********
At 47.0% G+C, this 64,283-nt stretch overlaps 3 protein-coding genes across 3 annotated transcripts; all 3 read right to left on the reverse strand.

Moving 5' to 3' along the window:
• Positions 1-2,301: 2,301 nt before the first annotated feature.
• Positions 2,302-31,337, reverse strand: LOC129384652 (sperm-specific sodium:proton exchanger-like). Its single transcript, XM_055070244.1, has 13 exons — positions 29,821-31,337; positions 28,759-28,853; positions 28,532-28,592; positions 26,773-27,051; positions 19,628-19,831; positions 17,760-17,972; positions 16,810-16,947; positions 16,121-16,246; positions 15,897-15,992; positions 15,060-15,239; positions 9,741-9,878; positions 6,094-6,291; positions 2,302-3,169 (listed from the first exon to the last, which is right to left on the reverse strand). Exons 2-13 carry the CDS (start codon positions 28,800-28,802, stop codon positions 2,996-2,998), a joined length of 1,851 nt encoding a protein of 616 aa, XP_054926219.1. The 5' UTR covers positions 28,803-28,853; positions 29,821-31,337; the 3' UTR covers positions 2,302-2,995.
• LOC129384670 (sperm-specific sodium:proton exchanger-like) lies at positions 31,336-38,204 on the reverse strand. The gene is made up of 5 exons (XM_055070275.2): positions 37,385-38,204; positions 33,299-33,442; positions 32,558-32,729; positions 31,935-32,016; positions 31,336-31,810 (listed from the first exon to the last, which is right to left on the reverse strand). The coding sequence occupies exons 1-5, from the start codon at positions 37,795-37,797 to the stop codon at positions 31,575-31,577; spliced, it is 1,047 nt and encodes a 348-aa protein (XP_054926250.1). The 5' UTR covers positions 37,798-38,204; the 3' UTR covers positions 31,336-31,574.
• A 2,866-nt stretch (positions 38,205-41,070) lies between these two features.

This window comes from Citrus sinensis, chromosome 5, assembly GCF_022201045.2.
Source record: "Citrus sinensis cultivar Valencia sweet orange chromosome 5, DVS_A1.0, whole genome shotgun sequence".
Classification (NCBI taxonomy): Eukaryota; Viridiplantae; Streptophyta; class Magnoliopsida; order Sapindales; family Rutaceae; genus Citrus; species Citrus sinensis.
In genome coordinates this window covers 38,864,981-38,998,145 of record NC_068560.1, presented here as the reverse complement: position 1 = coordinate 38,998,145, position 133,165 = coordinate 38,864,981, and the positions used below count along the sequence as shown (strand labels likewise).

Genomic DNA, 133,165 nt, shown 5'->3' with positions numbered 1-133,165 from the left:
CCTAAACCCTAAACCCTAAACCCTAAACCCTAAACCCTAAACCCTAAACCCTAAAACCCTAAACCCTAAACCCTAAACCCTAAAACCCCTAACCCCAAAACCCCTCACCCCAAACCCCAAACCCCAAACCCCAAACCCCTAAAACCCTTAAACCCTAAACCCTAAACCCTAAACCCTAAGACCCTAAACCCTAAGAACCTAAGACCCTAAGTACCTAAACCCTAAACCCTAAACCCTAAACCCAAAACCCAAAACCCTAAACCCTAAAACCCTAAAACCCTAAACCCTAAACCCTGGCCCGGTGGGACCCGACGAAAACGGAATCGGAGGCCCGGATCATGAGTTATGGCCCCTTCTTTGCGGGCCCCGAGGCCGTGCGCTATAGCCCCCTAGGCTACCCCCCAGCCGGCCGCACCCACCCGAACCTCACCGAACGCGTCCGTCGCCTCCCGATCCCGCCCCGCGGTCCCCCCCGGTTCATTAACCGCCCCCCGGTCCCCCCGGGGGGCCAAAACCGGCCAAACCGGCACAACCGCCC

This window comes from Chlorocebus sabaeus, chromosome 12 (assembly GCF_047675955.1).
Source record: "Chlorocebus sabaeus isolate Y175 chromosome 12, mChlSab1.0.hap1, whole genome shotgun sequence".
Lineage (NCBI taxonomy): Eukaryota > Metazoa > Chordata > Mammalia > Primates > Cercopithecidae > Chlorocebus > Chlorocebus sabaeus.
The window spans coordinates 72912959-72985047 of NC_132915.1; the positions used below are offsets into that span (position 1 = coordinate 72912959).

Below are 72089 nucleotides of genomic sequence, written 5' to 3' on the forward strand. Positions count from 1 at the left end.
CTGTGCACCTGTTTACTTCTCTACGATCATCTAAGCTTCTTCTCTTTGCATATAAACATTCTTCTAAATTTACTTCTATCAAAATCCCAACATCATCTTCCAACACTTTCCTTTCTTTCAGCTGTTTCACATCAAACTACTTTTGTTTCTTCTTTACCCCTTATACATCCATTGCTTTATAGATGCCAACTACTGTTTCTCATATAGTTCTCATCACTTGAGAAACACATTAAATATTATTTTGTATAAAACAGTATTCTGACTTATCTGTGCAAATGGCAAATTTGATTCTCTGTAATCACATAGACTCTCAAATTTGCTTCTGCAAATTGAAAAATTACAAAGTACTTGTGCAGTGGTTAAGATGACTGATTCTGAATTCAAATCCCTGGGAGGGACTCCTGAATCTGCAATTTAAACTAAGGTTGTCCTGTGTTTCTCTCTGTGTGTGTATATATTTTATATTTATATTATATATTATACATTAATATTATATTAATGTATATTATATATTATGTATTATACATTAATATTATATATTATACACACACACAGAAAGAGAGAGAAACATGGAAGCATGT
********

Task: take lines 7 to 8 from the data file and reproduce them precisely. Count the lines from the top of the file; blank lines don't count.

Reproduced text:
This window comes from Citrus sinensis, chromosome 5, assembly GCF_022201045.2.
Source record: "Citrus sinensis cultivar Valencia sweet orange chromosome 5, DVS_A1.0, whole genome shotgun sequence".